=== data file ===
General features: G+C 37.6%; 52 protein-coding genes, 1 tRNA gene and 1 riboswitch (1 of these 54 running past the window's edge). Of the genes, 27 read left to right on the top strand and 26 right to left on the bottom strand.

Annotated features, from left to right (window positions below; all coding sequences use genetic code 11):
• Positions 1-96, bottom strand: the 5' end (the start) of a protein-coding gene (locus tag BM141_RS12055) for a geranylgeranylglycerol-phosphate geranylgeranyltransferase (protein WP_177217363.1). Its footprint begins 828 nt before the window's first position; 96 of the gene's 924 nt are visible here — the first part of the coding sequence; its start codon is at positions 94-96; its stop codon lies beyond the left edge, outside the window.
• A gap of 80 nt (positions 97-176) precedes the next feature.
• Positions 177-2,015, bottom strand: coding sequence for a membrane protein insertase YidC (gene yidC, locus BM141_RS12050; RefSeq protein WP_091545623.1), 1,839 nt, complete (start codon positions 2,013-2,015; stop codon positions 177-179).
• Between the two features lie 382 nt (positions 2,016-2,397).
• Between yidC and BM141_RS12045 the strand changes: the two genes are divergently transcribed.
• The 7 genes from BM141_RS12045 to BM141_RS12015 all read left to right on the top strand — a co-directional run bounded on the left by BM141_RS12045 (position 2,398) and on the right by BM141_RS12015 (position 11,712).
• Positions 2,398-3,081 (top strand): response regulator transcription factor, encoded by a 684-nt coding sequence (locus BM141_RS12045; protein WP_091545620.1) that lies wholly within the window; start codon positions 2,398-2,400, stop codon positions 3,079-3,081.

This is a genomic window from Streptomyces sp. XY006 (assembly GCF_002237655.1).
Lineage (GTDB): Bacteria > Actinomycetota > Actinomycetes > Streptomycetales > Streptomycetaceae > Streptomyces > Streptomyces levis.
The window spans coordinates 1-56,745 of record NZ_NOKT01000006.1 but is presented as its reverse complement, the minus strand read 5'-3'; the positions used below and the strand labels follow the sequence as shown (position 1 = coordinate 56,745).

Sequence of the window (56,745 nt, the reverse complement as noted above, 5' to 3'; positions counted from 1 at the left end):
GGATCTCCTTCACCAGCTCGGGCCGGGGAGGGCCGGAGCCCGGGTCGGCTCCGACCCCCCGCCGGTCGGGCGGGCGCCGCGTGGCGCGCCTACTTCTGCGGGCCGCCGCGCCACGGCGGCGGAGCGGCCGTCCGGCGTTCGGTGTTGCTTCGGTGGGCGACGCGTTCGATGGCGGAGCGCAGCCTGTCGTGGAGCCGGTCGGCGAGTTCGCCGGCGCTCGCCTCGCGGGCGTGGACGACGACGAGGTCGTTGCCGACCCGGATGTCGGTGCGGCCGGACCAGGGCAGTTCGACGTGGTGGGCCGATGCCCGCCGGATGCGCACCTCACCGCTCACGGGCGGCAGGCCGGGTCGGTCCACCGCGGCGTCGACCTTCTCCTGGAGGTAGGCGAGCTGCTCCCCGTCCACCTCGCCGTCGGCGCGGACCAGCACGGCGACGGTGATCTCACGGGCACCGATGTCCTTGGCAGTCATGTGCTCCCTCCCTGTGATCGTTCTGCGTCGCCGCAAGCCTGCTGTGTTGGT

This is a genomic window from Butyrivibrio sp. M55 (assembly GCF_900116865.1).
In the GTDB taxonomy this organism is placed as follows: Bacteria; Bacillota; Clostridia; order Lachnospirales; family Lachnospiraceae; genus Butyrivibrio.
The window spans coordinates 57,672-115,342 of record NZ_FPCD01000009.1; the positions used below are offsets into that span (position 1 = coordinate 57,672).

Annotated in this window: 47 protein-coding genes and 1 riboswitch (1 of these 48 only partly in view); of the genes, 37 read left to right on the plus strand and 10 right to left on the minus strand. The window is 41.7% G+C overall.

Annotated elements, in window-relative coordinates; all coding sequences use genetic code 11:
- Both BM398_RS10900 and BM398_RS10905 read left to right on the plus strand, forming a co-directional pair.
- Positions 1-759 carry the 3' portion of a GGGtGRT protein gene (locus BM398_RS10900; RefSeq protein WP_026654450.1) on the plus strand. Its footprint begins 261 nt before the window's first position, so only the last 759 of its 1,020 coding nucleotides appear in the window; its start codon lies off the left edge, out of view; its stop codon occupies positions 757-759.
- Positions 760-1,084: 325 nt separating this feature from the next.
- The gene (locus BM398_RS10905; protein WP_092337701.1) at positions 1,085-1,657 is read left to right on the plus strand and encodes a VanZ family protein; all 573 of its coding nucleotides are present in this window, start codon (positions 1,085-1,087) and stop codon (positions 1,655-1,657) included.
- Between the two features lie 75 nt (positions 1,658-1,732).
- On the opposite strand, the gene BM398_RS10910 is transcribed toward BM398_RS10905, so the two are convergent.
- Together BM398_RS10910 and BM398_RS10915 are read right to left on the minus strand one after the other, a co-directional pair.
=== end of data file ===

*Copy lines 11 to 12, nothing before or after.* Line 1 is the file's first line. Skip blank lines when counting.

Lineage (GTDB): Bacteria > Actinomycetota > Actinomycetes > Streptomycetales > Streptomycetaceae > Streptomyces > Streptomyces levis.
The window spans coordinates 1-56,745 of record NZ_NOKT01000006.1 but is presented as its reverse complement, the minus strand read 5'-3'; the positions used below and the strand labels follow the sequence as shown (position 1 = coordinate 56,745).